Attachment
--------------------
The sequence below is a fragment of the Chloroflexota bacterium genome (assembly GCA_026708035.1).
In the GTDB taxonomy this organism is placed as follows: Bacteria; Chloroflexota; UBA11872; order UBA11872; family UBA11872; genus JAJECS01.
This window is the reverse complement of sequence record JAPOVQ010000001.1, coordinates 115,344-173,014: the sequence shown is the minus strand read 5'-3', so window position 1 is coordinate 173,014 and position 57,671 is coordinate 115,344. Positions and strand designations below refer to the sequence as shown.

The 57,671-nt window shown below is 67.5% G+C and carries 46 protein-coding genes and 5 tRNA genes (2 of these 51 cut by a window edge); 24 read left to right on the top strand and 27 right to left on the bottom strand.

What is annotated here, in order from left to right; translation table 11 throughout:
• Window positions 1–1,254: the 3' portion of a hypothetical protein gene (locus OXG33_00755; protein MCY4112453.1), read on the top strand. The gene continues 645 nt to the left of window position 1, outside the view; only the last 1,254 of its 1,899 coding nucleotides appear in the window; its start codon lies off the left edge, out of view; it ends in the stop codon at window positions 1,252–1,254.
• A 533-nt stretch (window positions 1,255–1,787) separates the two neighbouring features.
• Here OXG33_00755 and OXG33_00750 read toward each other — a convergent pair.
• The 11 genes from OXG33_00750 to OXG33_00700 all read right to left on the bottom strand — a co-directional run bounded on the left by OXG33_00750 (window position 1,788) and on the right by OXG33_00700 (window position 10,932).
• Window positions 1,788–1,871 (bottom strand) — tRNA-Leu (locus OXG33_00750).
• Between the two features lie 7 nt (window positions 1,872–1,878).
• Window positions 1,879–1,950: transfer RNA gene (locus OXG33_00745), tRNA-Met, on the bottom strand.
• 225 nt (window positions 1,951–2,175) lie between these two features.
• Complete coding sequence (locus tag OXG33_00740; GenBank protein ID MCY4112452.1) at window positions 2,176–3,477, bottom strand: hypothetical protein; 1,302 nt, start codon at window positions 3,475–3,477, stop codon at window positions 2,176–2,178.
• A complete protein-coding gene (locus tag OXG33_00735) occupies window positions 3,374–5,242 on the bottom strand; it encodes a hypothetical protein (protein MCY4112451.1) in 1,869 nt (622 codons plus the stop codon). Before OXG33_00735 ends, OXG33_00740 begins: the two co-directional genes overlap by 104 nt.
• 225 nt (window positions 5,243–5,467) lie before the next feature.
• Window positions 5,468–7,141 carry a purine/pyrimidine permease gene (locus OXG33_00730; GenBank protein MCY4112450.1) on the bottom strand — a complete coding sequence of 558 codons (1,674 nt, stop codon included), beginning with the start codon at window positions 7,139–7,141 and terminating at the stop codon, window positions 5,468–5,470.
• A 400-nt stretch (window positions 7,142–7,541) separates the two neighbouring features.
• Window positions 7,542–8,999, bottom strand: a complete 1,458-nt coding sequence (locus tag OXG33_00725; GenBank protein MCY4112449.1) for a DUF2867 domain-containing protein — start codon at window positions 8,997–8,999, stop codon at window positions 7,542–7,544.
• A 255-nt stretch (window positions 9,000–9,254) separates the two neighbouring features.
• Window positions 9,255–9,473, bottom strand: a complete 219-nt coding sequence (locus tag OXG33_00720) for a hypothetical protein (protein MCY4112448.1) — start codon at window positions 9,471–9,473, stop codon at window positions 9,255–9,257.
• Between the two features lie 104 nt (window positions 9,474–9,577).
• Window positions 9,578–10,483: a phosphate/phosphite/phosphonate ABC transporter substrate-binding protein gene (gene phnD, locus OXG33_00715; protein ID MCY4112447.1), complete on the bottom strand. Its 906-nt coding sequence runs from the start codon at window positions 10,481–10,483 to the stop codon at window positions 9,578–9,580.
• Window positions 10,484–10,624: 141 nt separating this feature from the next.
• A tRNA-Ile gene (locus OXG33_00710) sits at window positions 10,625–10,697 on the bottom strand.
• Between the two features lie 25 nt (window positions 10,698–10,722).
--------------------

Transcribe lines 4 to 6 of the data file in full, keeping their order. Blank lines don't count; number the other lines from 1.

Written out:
The 57,671-nt window shown below is 67.5% G+C and carries 46 protein-coding genes and 5 tRNA genes (2 of these 51 cut by a window edge); 24 read left to right on the top strand and 27 right to left on the bottom strand.

What is annotated here, in order from left to right; translation table 11 throughout:
• Window positions 1–1,254: the 3' portion of a hypothetical protein gene (locus OXG33_00755; protein MCY4112453.1), read on the top strand. The gene continues 645 nt to the left of window position 1, outside the view; only the last 1,254 of its 1,899 coding nucleotides appear in the window; its start codon lies off the left edge, out of view; it ends in the stop codon at window positions 1,252–1,254.